New Delhi: Germany has offered to supply frontline hi-tech weapons systems to India, and also technology for the joint development of military systems. Visiting German defence minister, Franz Joseph Jung, made the offer during an hour-long meeting with his Indian counterpart AK Antony.
"Germany is ready to transfer technology as well as go in for joint development and production of weapons systems," Indian officials quoted Jung as saying.
The German defence minister has arrived in India accompanied by a high-level delegation that includes top officials of German defence related companies.
Jung's visit also comes in the backdrop of Indian Prime Minister Manmohan Singh arriving in Germany to take part in the G8 summit where he and German chancellor Angela Merkel are expected to meet on the sidelines.
The next level
With bilateral trade between India and Germany doubling in the last three years, from 5 billion euros to 10 billion euros, both countries are naturally seeking to upgrade ties to a higher level that would encompass strategic interests as well.
Jung's visit capitalizes on the spadework done early on this year in April, when the first Indo-German High Defence Committee meeting was held in New Delhi. The German delegation, led by German Federal state secretary for defence, Dr Peter Eickenboom, and the Indian defence secretary, Shekhar Dutt, saw the German side assuring India of a reliable transfer of technology arrangement in armaments and platforms.
At these talks, Dr Eickenboom also said that Germany shared India's security perspectives and recognized its growing importance in the maintenance of regional stability and peace. On behalf of his country, he assured India that Germany would be an open and reliable partner in all areas of defence cooperation.
A new framework
The first Indo-German High Defence Committee meeting was held after the framework for such a meeting was laid down by India and Germany last year, with both countries signing a defence and security agreement designed to change the contours of their bilateral relationship, from a 'buyer-seller' paradigm to one of partnership.
The pact aimed at establishing strategic dialogue at the level of defence secretaries through a group called the India-Germany High Defence Committee (HDC).
"HDC will meet once a year, alternately, in India and Germany. Under the HDC, the two countries will form three sub- groups to focus on strategic defence cooperation, defence technical cooperation and military to military cooperation, then defence minister, Pranab Mukherjee had said.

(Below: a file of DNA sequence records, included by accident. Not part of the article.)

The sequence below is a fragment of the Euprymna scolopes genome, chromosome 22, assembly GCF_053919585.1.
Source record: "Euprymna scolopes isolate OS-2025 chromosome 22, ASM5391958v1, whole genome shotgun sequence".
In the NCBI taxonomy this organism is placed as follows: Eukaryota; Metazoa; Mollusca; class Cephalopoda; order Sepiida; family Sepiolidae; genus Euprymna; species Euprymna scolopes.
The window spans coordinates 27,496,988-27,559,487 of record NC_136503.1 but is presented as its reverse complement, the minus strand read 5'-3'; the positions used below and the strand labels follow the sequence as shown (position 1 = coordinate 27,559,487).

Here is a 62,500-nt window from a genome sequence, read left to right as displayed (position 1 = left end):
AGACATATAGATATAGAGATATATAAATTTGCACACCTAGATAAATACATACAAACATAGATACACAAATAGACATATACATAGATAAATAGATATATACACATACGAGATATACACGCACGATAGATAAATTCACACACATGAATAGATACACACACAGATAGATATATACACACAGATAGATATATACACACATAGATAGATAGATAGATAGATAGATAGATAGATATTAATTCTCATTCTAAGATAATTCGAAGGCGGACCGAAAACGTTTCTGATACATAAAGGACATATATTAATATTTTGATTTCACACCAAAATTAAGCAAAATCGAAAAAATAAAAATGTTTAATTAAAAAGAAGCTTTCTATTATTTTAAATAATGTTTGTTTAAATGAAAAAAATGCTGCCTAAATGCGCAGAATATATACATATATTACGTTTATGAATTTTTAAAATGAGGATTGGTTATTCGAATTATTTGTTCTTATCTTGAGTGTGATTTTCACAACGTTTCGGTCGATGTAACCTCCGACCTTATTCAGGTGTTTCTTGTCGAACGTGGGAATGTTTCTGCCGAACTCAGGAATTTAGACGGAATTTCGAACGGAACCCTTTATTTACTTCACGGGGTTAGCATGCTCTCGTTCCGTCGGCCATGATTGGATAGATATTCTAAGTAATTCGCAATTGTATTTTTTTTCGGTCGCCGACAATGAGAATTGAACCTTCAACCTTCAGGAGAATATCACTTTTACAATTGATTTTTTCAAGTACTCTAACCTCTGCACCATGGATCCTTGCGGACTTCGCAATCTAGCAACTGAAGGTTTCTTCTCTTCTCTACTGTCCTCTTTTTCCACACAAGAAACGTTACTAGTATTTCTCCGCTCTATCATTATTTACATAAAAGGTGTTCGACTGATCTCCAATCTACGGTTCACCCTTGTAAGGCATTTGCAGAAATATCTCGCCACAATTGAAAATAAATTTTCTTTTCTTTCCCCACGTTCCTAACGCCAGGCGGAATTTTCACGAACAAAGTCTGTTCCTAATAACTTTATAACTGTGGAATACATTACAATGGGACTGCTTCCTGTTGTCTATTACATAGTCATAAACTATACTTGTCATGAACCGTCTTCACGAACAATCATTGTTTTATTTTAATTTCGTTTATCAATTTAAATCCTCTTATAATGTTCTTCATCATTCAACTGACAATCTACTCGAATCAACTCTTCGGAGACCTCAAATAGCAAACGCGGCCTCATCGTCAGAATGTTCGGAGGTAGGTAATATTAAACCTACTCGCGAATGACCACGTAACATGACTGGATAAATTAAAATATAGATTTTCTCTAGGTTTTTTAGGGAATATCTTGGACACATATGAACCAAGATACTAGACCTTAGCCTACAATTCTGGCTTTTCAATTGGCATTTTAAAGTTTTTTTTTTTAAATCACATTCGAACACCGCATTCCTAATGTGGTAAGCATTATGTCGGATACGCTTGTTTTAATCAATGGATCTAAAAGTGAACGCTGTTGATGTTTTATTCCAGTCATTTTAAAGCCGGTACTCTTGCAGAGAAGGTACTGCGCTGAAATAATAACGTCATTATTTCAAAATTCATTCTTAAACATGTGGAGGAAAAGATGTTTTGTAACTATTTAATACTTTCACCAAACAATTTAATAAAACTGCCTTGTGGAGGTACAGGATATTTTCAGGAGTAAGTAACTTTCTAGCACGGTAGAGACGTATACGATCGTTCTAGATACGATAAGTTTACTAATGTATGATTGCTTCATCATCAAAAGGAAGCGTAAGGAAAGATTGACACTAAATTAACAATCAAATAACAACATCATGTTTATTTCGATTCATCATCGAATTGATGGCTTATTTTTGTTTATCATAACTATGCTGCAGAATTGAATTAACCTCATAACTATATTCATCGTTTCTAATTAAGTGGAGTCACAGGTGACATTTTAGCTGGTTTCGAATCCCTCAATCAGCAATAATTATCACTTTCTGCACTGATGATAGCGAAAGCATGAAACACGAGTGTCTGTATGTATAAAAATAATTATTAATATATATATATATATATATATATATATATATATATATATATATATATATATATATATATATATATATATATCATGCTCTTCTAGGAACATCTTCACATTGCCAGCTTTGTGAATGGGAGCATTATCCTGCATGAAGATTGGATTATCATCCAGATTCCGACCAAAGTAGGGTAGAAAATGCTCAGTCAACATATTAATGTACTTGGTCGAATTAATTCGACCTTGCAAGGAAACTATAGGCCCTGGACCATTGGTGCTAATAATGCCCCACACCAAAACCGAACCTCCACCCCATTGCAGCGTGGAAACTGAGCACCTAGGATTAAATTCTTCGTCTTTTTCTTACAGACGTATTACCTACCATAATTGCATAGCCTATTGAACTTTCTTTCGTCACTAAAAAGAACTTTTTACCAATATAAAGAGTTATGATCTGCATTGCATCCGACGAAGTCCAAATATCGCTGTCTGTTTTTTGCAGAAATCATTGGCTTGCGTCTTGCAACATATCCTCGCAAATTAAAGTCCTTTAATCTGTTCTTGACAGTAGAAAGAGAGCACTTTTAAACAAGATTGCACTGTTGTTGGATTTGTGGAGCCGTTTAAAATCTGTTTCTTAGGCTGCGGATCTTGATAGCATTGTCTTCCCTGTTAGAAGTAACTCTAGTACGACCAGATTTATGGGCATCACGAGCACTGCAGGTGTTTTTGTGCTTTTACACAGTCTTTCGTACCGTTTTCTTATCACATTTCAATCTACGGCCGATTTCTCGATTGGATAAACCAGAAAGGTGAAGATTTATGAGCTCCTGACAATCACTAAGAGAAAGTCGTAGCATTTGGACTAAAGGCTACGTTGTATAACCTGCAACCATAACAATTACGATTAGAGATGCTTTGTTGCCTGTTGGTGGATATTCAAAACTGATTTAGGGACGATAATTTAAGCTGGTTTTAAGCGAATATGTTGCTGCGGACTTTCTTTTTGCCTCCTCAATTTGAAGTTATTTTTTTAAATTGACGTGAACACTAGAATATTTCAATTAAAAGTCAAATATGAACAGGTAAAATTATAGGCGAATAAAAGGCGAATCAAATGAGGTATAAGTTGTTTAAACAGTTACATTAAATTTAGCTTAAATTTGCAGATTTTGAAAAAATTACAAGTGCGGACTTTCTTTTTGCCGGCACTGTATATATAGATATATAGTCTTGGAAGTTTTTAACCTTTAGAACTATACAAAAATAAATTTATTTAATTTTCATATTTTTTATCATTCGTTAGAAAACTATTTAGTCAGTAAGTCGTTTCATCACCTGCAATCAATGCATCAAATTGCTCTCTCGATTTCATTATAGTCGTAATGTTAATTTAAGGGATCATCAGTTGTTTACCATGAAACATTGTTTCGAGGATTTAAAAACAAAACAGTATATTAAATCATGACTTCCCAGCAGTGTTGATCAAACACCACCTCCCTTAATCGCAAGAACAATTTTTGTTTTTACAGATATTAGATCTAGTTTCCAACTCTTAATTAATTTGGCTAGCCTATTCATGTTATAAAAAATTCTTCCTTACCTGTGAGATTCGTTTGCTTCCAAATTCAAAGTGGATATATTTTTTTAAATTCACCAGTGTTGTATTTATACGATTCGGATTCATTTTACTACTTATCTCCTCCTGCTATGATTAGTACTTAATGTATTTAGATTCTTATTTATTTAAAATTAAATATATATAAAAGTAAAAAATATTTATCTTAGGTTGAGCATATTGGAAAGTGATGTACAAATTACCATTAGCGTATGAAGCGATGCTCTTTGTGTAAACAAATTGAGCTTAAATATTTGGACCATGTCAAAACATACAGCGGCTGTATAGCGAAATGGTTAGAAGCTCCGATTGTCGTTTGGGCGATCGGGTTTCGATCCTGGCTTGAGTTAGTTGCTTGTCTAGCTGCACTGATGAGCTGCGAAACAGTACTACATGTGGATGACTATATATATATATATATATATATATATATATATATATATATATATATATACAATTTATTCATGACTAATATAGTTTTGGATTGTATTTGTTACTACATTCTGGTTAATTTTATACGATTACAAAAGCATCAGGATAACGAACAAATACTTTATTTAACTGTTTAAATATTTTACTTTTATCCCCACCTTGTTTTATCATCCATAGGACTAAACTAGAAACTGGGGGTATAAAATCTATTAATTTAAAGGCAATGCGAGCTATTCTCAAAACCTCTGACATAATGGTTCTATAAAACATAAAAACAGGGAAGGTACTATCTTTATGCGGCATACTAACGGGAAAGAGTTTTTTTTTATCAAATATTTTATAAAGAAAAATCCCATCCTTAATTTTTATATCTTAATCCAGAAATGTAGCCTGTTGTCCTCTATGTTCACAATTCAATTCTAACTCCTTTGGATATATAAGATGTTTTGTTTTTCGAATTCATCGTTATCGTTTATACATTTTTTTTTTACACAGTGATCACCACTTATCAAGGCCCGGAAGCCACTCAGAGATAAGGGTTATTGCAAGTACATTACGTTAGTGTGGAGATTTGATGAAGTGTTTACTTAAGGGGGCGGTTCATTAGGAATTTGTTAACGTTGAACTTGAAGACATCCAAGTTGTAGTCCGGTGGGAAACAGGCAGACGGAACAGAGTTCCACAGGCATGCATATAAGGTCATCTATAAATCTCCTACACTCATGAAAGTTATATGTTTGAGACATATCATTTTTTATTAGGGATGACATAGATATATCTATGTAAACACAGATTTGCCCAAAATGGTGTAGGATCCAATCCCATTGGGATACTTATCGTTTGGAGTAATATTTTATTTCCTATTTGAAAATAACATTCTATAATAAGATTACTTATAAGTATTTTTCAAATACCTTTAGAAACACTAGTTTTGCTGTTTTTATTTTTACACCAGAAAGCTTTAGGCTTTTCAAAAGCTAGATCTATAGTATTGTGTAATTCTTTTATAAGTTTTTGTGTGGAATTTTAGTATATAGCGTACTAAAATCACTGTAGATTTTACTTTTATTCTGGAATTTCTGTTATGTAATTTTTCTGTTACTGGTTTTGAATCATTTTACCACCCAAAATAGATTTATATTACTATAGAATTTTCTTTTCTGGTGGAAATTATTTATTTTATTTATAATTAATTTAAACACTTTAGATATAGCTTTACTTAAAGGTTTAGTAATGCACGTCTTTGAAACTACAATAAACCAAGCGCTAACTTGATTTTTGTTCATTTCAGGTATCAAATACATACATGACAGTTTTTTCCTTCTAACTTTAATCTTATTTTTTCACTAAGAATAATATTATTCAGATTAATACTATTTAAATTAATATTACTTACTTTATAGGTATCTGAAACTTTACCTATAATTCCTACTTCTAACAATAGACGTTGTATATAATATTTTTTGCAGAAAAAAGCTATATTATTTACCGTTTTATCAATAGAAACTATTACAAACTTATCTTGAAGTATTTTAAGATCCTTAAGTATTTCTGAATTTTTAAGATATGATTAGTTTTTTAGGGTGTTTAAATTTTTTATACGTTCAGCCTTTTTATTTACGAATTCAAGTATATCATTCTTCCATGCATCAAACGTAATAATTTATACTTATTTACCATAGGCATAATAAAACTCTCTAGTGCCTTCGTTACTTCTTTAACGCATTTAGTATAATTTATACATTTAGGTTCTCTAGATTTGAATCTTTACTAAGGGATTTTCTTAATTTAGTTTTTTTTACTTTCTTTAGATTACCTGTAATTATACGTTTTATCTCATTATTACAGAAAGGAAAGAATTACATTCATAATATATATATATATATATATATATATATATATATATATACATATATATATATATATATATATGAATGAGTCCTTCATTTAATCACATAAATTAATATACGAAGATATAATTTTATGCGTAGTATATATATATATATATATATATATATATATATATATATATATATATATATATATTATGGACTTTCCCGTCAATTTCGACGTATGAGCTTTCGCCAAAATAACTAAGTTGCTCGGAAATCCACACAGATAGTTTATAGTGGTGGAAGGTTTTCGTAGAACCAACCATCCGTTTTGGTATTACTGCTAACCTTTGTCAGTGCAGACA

Mukherjee said that with the signing of the MoU, and the establishment of a High Defence Committee, a regular institutional mechanism had now been established, and the already existing high degree of economic and commercial cooperation with Berlin had now been extended to areas of defence and security.
Even as Russia, France and the UK, along with Israel have been strengthening their foothold in the Indian market, Germany, a technologically accomplished nation, with a host of armament companies that provide cutting edge technologies, has found itself left by the way side.
This, for German firms, is a travesty, for over the years they have been responsible for supplying some cutting edge or critical technologies to India. These have ranged from HDW submarines, and the technology for their manufacture, to engines for the Arjun MBT and space related technologies that have allowed ISRO's rockets and DRDO's missiles to home in on their targets.
Now, German shipbuilder HDW would be interested in tendering for India's second submarine line, after French firms walked off with an initial contract for the supply of six Scorpene submarines to the Indian Navy. The tenders for the second line of submarines are likely to be issued by New Delhi in the latter half of the year. They would be competing with a hot contender, the Russian Amur-class.
The Germans would also be keen to bid for an Indian Army tender for 155mm tracked and wheeled .52 calibre Howitzers. The Indian Army only recently floated the request for proposals for buying about 500 such Howitzers.
The Germans have tasted recent success with European giant EADS' subsidiary Eurocopter now on the verge of bagging a $700 million contract for the supply of 197 light helicopters to the Indian Army. Germany is one of the major shareholders in the European consortium.
At a strategic level, Berlin has already expressed its interest in the supply of civilian nuclear reactors to India once the nuclear suppliers group changes its guidelines.